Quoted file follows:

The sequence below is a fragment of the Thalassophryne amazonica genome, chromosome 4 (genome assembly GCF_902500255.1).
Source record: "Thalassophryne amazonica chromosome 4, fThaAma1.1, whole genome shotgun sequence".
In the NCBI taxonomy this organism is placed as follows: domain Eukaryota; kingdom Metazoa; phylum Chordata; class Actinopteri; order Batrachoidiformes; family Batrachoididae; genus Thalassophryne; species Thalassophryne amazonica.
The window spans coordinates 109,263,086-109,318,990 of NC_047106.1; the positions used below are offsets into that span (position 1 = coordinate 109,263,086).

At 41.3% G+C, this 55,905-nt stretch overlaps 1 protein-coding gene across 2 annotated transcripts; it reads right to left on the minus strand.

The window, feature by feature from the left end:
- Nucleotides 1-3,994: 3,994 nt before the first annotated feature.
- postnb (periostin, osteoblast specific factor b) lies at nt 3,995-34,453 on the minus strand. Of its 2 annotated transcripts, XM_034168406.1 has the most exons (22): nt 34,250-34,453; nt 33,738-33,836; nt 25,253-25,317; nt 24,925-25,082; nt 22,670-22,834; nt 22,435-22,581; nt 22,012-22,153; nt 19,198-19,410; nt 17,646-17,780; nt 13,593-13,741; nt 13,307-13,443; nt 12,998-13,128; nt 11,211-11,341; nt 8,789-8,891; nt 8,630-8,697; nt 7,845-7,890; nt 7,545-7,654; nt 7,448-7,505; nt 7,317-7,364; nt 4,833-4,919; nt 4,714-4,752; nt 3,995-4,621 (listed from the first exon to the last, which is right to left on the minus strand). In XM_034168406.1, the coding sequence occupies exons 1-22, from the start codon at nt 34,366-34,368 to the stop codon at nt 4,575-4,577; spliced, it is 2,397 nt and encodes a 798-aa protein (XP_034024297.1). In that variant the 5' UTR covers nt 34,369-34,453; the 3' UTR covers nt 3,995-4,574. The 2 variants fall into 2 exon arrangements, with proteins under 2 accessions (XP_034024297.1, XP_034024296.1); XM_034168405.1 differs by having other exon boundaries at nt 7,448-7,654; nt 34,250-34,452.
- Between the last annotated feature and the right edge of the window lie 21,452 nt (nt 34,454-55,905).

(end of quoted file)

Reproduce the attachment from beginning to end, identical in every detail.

The sequence below is a fragment of the Thalassophryne amazonica genome, chromosome 4 (genome assembly GCF_902500255.1).
Source record: "Thalassophryne amazonica chromosome 4, fThaAma1.1, whole genome shotgun sequence".
In the NCBI taxonomy this organism is placed as follows: domain Eukaryota; kingdom Metazoa; phylum Chordata; class Actinopteri; order Batrachoidiformes; family Batrachoididae; genus Thalassophryne; species Thalassophryne amazonica.
The window spans coordinates 109,263,086-109,318,990 of NC_047106.1; the positions used below are offsets into that span (position 1 = coordinate 109,263,086).

At 41.3% G+C, this 55,905-nt stretch overlaps 1 protein-coding gene across 2 annotated transcripts; it reads right to left on the minus strand.

The window, feature by feature from the left end:
- Nucleotides 1-3,994: 3,994 nt before the first annotated feature.
- postnb (periostin, osteoblast specific factor b) lies at nt 3,995-34,453 on the minus strand. Of its 2 annotated transcripts, XM_034168406.1 has the most exons (22): nt 34,250-34,453; nt 33,738-33,836; nt 25,253-25,317; nt 24,925-25,082; nt 22,670-22,834; nt 22,435-22,581; nt 22,012-22,153; nt 19,198-19,410; nt 17,646-17,780; nt 13,593-13,741; nt 13,307-13,443; nt 12,998-13,128; nt 11,211-11,341; nt 8,789-8,891; nt 8,630-8,697; nt 7,845-7,890; nt 7,545-7,654; nt 7,448-7,505; nt 7,317-7,364; nt 4,833-4,919; nt 4,714-4,752; nt 3,995-4,621 (listed from the first exon to the last, which is right to left on the minus strand). In XM_034168406.1, the coding sequence occupies exons 1-22, from the start codon at nt 34,366-34,368 to the stop codon at nt 4,575-4,577; spliced, it is 2,397 nt and encodes a 798-aa protein (XP_034024297.1). In that variant the 5' UTR covers nt 34,369-34,453; the 3' UTR covers nt 3,995-4,574. The 2 variants fall into 2 exon arrangements, with proteins under 2 accessions (XP_034024297.1, XP_034024296.1); XM_034168405.1 differs by having other exon boundaries at nt 7,448-7,654; nt 34,250-34,452.
- Between the last annotated feature and the right edge of the window lie 21,452 nt (nt 34,454-55,905).